Psychotherapy is a profession I love. I would not be motivated to write about it were it not for my deep respect for the theories, philosophies, practitioners and clients. As I write about harm in therapy and its impact on clients I am conscious of the potential for my position to be misinterpreted as anti-therapy, or anti-therapist. I think this would be a terrible shame.
My desire to become part of a debate around harm in therapy is motivated entirely by my love for the therapeutic process. I want this profession to be the best it can be, and ultimately I want clients to get the best from their therapy.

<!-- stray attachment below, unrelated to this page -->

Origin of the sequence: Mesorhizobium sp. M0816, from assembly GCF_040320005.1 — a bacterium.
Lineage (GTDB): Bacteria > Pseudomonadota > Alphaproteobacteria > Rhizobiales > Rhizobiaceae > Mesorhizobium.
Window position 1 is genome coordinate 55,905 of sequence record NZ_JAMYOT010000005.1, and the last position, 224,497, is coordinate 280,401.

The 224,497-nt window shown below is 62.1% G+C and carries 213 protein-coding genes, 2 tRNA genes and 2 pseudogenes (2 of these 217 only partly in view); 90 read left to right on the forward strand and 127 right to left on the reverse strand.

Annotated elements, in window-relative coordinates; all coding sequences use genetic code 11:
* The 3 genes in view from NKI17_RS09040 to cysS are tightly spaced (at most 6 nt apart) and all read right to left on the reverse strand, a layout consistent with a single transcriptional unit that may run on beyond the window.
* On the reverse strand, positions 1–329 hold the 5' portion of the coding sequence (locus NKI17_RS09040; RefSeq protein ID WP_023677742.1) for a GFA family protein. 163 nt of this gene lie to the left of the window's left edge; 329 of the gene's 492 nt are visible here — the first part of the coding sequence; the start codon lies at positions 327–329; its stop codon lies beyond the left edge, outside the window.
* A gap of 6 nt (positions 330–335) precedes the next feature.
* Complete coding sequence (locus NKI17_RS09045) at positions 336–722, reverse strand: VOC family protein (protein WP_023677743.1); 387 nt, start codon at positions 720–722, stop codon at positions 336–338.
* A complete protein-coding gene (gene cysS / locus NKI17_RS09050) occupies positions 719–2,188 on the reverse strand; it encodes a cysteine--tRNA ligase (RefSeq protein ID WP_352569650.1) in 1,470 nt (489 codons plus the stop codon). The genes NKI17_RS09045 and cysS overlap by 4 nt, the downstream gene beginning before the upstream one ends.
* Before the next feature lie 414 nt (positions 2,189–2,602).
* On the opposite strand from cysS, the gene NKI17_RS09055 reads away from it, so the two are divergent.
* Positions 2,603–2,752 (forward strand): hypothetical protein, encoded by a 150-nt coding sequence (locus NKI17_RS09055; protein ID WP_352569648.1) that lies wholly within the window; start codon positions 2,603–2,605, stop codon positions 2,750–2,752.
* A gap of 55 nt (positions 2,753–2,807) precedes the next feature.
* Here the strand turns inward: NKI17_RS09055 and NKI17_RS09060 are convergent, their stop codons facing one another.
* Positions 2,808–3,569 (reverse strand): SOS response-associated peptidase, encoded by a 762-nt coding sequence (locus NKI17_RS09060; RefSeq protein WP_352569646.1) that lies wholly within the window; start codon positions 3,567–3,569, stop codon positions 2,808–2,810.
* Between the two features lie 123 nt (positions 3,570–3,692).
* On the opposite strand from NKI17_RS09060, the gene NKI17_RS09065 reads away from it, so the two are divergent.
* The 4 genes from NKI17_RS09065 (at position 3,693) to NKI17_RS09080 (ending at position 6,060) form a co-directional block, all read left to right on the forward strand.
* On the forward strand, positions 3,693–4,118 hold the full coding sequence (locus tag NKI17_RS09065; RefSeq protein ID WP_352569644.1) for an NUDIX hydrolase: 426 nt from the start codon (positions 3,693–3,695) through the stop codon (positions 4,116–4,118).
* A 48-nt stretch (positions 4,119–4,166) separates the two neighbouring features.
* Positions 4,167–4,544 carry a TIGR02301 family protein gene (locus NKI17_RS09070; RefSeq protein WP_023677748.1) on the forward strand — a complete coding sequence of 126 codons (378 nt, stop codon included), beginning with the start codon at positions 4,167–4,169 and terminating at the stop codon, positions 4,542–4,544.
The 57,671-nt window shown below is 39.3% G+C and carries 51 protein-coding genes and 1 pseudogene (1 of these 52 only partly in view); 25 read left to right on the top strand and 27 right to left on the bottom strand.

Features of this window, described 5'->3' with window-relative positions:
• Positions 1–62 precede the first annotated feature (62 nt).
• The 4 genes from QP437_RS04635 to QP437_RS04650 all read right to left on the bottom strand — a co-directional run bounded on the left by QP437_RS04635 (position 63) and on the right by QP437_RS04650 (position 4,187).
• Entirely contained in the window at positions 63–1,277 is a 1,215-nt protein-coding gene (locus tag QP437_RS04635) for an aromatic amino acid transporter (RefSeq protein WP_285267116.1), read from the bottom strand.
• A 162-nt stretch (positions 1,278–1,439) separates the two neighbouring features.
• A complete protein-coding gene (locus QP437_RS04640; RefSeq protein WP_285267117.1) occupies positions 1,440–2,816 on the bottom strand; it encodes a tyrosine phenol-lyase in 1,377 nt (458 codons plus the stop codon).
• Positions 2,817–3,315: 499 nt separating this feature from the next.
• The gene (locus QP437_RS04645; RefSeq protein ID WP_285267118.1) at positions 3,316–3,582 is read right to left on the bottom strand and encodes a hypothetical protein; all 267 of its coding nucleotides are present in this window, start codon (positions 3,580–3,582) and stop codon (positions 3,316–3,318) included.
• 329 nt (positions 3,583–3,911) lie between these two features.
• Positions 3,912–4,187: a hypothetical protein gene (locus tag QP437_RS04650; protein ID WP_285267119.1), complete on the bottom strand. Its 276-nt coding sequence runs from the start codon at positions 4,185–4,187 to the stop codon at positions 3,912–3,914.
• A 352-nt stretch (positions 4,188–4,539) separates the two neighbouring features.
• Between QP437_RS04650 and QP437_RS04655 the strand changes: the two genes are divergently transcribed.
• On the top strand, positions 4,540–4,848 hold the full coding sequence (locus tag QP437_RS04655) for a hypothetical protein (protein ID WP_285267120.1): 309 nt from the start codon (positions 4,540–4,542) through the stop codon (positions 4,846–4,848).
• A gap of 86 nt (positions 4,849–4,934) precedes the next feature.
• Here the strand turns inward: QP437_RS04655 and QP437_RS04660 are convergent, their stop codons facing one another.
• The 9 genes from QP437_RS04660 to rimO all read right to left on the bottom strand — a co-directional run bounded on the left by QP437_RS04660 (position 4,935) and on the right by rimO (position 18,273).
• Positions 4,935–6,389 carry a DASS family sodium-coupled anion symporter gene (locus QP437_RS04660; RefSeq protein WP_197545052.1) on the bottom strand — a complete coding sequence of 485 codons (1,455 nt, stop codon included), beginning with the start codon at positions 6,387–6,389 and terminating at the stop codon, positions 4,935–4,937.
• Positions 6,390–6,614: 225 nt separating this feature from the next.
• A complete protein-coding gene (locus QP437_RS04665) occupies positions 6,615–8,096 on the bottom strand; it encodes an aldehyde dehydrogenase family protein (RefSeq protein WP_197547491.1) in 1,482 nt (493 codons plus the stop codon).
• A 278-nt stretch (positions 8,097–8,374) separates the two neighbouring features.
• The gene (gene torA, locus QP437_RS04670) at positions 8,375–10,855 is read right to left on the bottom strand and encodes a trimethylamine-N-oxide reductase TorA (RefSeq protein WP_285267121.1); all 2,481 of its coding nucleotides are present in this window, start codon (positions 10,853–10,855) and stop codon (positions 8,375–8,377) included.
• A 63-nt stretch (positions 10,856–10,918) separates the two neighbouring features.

So when I think about clients who have had difficulties in previous therapy, I am seeing a gap in training; I am seeing a gap in the conversation and that’s where my interest lies.
Yes, conversations around avoiding harm are important, and I’ll continue to be part of that debate, but I also want to pay attention to how we work with clients who experience harm, and how we meet their needs, so they do not feel abandoned by therapy; I feel like that’s our collective responsibility. This isn’t about choosing a camp or polarising a debate, it’s about looking at client needs and working towards developing our profession. That’s what I really want to be a part of.